Have you noticed that your ice maker has been producing hollow ice cubes lately? If you answered yes, you are not alone. Hollow ice is a relatively common issue usually accompanied by smaller than normal ice cubes and clumping in your ice bin. But what causes this to happen?
Today we have a few common causes of hollow ice and some troubleshooting tips to get your ice back to normal.
WARNING: Before starting any repair, always make sure to take the proper precautions and disconnect the appliance from the power source.
The Freezer Isn’t Cold Enough
Ideally, your freezer temperature should be at or close to 0°F. If your freezer is too warm, the ice will not be able to freeze properly.
To check if your freezer is at the right temperature, place a thermometer in the freezer on the top shelf for about an hour and check the temperature. Make any necessary adjustments using the dials until your freezer reaches the desired temperature, also checking that your refrigerator remains at or below 40°F. This may take a bit of trial and error.
You may find that during warmer or colder months you may have to make adjustments to ensure that your refrigerator and freezer stay at the proper temperature.
Partial Water Fill
Another common cause of hollow ice is that the ice mold is not being filled fully or evenly. In some models, the ice maker ejects the ice from the tray when the thermostat senses it has reached a certain temperature, while in others it ejects using a timer. If the ice molds are filled unevenly, they will not freeze at the same time.
The thermostat typically senses the temperature of the ice mold closest to the motor. If this is only partially filled, it will freeze much faster than the others leading to prematurely ejected ice.
The edges of the ice cubes will freeze because the tray is cold, but the tops and centers do not have enough time to fully freeze. When ejected, the water leaks out of the cubes leaving you with hollow ice.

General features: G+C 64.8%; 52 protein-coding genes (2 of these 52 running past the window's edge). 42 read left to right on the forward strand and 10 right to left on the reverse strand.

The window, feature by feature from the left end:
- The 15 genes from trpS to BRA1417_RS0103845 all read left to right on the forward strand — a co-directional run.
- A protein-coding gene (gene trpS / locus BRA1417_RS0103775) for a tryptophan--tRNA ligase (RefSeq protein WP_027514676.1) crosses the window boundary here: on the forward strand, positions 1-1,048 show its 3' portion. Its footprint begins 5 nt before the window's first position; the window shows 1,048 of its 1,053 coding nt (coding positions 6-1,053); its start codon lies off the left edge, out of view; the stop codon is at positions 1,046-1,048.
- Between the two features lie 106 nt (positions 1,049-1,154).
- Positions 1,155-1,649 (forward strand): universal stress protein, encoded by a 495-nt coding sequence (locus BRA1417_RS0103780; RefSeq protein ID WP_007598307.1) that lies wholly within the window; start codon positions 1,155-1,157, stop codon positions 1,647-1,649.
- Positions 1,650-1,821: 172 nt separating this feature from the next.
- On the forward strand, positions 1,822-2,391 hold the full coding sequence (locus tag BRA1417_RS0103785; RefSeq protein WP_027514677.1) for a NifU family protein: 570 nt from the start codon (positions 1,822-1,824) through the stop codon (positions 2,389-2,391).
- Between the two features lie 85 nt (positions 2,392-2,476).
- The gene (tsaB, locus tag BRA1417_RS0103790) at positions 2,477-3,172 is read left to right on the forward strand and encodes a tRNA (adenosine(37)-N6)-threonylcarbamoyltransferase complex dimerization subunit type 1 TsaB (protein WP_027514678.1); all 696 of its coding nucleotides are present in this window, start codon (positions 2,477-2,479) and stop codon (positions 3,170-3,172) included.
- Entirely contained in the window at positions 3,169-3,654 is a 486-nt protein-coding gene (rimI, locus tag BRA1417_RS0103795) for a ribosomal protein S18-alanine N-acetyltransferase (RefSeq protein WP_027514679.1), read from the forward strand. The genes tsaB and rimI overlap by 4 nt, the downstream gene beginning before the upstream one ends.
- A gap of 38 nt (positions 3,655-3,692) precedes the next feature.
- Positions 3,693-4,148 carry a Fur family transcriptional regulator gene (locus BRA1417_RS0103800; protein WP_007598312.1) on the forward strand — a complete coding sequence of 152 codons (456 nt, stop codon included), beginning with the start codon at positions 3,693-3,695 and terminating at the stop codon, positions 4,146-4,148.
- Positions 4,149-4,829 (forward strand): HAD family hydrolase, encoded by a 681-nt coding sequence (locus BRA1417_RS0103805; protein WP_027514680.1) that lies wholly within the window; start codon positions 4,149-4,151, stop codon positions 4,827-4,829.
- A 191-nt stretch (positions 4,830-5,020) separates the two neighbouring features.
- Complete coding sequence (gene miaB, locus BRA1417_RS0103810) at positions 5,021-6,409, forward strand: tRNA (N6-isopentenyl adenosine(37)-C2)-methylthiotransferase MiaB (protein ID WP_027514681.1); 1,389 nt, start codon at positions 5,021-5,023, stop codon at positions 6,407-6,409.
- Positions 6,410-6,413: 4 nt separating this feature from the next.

To fix this problem, there are a few things you may have to check:
- Water Fill Level: On most models you can make small adjustments to the ice maker water level be turning an adjustment screw or knob on the ice maker. It should be set between 4.5 and 5 ounces.
- Water Pressure: If the water pressure is too low coming into the ice maker, the tray will fill slower than normal. You can either use a pressure gauge to check this, or if you have a water dispenser, it should dispense 3 ounces in about 5 seconds.
- Water Valve: The screen on the water valve should be free of any an debris. Sometimes mineral deposits will collect on the screen, restricting water flow. If you’re running into this issue, you may want to install an in-line water filter.
- Water Lines: Check for any kinks or bends in the refrigerator’s water lines that may be restricting water flow
- Water Filter Status: If your water filter is due to be changed, it could be causing your water to dispense slower than normal. You should change your filter every 6 months, although this will vary depending on usage levels.
- Check that the refrigerator is level: Use a level to make sure that your refrigerator is in fact level, if it’s not it may be the reason your ice tray seems to be filling unevenly
If you’ve checked all of these areas and still have hollow ice, you may need to replace your ice maker. You can find a step-by-step guide for that repair here. You can also find replacement ice makers and parts, as well as many other refrigerator parts on our website.
Have a question or additional tip? Leave it in the comments below! If you found this post helpful, be sure to like and share it and to check out the rest of the 1st Source Servall Blog.